IDEAS home Printed from https://ideas.repec.org/
MyIDEAS: Login to save this article or follow this journal

The output gap and its role in monetary policy decision-making

  • James Twaddle
  • Florin Citu

    (Reserve Bank of New Zealand)

Registered author(s):

    Understanding the link between the real economy and inflation is essential to monetary policy formulation. In conventional macroeconomics, the concept of the output gap is an important component of that link. Used in this context, the output gap provides a useful way of thinking about inflationary pressure in the economy. This article discusses the output gap concept, its strengths and weaknesses, and how it fits into the monetary policy process at the Reserve Bank. While the output gap is a useful device in assisting the understanding and forecasting of inflation developments, it does have weaknesses. The output gap is unobservable, and developing reliable estimates of it is a key weakness. A second is the possibility that the linkage between the real economy and inflation is not well represented by models or frameworks that use the output gap concept. Being alert to these weaknesses, the Reserve Bank looks at a range of other indicators of inflationary pressure when formulating monetary policy and uses judgement where appropriate.

    If you experience problems downloading a file, check if you have the proper application to view it first. In case of further problems read the IDEAS help page. Note that these files are not on the IDEAS site. Please be patient as the files may be large.

    File URL: http://www.rbnz.govt.nz/research_and_publications/reserve_bank_bulletin/2003/2003mar66_1citutwaddle.pdf
    Download Restriction: no

    Article provided by Reserve Bank of New Zealand in its journal Reserve Bank of New Zealand Bulletin.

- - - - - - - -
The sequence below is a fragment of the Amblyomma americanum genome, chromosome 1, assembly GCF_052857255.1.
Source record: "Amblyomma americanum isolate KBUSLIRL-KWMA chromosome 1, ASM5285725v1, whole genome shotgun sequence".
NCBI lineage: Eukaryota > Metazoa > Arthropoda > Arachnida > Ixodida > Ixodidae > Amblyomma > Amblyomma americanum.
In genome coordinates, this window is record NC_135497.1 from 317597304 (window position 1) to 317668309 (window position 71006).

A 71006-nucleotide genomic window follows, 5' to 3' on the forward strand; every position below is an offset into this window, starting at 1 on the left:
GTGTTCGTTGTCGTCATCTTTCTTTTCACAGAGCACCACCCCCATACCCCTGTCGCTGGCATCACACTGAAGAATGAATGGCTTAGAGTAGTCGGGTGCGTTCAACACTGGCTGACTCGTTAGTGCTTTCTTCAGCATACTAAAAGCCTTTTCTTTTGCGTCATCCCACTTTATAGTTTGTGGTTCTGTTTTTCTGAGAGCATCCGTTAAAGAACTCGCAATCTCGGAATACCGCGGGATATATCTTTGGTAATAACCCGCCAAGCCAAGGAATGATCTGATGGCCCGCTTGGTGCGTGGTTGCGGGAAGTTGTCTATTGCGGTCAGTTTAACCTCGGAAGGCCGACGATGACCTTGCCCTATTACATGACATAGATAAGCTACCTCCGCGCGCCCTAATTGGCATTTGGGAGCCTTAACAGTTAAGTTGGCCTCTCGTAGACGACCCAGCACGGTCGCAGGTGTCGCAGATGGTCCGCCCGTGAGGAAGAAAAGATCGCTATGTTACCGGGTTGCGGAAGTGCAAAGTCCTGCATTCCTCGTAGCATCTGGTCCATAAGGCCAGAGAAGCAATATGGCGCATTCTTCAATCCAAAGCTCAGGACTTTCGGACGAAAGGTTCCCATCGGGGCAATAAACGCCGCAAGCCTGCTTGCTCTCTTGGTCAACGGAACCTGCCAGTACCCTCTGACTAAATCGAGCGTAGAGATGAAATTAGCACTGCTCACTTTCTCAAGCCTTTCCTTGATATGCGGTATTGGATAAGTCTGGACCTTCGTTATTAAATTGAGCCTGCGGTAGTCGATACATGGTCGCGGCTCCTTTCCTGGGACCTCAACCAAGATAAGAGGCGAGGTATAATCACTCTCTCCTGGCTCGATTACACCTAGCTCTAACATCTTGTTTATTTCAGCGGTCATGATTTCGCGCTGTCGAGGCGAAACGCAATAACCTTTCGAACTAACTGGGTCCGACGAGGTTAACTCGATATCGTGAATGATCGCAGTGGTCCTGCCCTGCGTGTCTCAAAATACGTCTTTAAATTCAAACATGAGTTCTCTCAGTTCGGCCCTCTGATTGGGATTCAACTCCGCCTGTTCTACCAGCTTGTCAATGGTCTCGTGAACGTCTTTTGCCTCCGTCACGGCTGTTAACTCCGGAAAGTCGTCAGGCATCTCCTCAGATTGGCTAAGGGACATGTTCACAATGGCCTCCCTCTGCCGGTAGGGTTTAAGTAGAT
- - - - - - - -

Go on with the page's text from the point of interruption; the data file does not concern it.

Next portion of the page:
Volume (Year): 66 (2003)
    Issue (Month): (March)
    Pages:

    as
    in new window

    Handle: RePEc:nzb:nzbbul:march2003:1
    Contact details of provider: Postal: P.O. Box 2498, Wellington
    Phone: 64 4 471-3767
    Fax: 64 4 471-2270
    Web page: http://www.rbnz.govt.nz
    Email:


    More information through EDIRC

    References listed on IDEAS
    Please report citation or reference errors to , or , if you are the registered author of the cited work, log in to your RePEc Author Service profile, click on "citations" and make appropriate adjustments.:

    as in new window
    1. Athanasios Orphanides & Simon van Norden, 2002. "The Unreliability of Output-Gap Estimates in Real Time," The Review of Economics and Statistics, MIT Press, vol. 84(4), pages 569-583, November.
    2. Anonymous, 1997. "The Forecasting and Policy System: an introduction," Reserve Bank of New Zealand Bulletin, Reserve Bank of New Zealand, vol. 60, September.
    3. Hodrick, Robert J & Prescott, Edward C, 1997. "Postwar U.S. Business Cycles: An Empirical Investigation," Journal of Money, Credit and Banking, Blackwell Publishing, vol. 29(1), pages 1-16, February.
    4. Athanasios Orphanides, 2001. "Monetary policy rules, macroeconomic stability and inflation: a view from the trenches," Finance and Economics Discussion Series 2001-62, Board of Governors of the Federal Reserve System (U.S.).
    5. Mike Frith & Aaron Drew, 1998. "Forecasting at the Reserve Bank of New Zealand," Reserve Bank of New Zealand Bulletin, Reserve Bank of New Zealand, vol. 61, December.
    6. Paul Conway & Ben Hunt, 1998. "Estimating the potential output of the New Zealand economy," Reserve Bank of New Zealand Bulletin, Reserve Bank of New Zealand, vol. 61, September.
    Full references (including those not matched with items on IDEAS)

    This item is not listed on Wikipedia, on a reading list or among the top items on IDEAS.

    When requesting a correction, please mention this item's handle: RePEc:nzb:nzbbul:march2003:1. See general information about how to correct material in RePEc.

    For technical questions regarding this item, or to correct its authors, title, abstract, bibliographic or download information, contact: (Reserve Bank of New Zealand Knowledge Centre)

    If you have authored this item and are not yet registered with RePEc, we encourage you to do it here. This allows to link your profile to this item. It also allows you to accept potential citations to this item that we are uncertain about.

    If references are entirely missing, you can add them using this form.

    If the full references list an item that is present in RePEc, but the system did not link to it, you can help with this form.

    If you know of missing items citing this one, you can help us creating those links by adding the relevant references in the same way as above, for each refering item. If you are a registered author of this item, you may also want to check the "citations" tab in your profile, as there may be some citations waiting for confirmation.

    Please note that corrections may take a couple of weeks to filter through the various RePEc services.

    This information is provided to you by IDEAS at the Research Division of the Federal Reserve Bank of St. Louis using RePEc data.